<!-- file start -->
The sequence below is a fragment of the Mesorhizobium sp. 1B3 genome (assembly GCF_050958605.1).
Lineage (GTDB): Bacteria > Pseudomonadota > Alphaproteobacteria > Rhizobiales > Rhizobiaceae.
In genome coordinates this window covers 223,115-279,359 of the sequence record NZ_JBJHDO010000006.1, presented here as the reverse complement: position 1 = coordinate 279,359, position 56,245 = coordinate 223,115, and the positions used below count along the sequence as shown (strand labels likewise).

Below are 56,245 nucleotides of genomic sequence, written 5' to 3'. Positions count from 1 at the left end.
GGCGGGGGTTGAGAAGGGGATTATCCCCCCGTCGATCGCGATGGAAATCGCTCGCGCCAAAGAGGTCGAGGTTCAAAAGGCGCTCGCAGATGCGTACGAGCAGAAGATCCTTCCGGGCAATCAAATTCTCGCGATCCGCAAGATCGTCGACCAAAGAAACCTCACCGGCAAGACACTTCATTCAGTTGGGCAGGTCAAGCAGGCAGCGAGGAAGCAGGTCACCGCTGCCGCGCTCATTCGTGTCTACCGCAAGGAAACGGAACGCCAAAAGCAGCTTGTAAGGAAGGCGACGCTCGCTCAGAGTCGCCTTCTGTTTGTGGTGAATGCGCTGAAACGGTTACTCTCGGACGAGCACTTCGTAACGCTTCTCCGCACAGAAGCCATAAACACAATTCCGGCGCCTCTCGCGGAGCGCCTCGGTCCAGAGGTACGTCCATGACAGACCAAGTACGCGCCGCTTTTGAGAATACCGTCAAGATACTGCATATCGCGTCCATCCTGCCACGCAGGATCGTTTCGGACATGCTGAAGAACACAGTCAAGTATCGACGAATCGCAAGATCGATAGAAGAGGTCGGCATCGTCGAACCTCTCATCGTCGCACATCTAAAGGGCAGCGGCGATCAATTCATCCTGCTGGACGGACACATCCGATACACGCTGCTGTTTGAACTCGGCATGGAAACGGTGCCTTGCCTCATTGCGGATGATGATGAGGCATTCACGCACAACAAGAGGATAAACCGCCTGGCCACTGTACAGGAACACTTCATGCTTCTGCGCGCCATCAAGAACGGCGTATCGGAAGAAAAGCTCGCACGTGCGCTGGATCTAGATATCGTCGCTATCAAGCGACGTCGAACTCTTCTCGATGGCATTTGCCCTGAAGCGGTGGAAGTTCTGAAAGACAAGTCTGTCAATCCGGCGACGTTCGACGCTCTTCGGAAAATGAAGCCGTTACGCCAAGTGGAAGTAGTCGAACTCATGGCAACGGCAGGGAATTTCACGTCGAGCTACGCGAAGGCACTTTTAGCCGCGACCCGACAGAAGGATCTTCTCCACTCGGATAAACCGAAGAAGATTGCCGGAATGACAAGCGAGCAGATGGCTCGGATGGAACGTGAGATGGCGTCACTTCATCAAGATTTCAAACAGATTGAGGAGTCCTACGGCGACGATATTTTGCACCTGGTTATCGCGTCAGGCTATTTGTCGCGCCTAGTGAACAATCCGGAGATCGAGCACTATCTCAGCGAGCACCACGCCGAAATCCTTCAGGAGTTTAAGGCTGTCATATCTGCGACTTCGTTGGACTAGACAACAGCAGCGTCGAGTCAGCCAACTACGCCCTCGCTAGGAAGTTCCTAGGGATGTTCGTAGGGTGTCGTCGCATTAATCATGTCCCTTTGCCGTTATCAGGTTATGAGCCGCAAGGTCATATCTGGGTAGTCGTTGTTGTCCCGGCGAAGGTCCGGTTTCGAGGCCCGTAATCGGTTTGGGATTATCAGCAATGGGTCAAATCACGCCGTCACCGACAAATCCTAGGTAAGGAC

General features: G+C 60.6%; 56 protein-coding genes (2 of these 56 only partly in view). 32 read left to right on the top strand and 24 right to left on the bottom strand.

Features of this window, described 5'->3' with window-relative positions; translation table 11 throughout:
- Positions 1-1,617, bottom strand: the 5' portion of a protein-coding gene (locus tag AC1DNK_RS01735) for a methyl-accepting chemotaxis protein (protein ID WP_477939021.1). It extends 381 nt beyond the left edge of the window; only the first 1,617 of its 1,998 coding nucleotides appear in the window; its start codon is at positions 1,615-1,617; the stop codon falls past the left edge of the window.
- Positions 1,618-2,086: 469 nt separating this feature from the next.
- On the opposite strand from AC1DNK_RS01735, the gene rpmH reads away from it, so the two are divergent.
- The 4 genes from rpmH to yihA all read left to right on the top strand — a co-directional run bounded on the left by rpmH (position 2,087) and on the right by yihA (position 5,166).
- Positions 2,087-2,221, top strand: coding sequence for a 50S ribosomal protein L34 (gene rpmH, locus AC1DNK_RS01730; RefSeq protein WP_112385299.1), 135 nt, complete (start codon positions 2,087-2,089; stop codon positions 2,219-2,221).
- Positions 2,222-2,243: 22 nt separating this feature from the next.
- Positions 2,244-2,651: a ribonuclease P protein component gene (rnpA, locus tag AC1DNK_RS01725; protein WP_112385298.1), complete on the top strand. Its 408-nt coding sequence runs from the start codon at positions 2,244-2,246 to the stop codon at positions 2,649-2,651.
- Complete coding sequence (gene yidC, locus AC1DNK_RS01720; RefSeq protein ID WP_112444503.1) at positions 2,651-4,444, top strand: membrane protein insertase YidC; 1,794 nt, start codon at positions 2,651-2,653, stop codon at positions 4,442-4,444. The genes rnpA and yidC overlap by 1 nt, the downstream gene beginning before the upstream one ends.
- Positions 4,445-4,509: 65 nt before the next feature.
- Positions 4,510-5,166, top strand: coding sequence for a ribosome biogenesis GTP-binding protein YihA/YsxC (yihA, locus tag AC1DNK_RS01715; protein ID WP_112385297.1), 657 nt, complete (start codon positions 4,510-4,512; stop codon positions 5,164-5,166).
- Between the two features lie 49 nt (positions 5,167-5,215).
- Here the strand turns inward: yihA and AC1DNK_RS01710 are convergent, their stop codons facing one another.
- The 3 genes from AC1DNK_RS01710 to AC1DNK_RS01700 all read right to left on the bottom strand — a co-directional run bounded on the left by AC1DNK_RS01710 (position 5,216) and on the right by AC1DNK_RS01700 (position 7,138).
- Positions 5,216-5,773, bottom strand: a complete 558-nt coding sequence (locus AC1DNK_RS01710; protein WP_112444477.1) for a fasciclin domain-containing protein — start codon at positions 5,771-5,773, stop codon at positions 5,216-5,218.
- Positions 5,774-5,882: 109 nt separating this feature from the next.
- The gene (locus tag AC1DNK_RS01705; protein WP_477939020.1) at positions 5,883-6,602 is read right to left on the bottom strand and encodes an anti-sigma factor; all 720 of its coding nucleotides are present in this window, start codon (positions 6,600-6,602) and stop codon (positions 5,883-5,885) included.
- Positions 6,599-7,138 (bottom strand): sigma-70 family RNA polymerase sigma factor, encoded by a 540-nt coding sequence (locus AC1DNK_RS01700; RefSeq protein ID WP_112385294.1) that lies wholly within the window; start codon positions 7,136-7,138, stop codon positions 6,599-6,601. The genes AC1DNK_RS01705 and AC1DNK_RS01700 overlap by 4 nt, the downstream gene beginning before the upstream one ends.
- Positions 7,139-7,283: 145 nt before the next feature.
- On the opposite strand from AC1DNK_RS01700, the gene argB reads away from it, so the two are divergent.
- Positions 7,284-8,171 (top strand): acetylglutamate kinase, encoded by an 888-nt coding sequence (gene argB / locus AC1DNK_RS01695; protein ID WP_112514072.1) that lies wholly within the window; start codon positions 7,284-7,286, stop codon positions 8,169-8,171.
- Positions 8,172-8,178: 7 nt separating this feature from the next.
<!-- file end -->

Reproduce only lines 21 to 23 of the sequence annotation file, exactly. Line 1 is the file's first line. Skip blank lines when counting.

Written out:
- Positions 5,216-5,773, bottom strand: a complete 558-nt coding sequence (locus AC1DNK_RS01710; protein WP_112444477.1) for a fasciclin domain-containing protein — start codon at positions 5,771-5,773, stop codon at positions 5,216-5,218.
- Positions 5,774-5,882: 109 nt separating this feature from the next.
- The gene (locus tag AC1DNK_RS01705; protein WP_477939020.1) at positions 5,883-6,602 is read right to left on the bottom strand and encodes an anti-sigma factor; all 720 of its coding nucleotides are present in this window, start codon (positions 6,600-6,602) and stop codon (positions 5,883-5,885) included.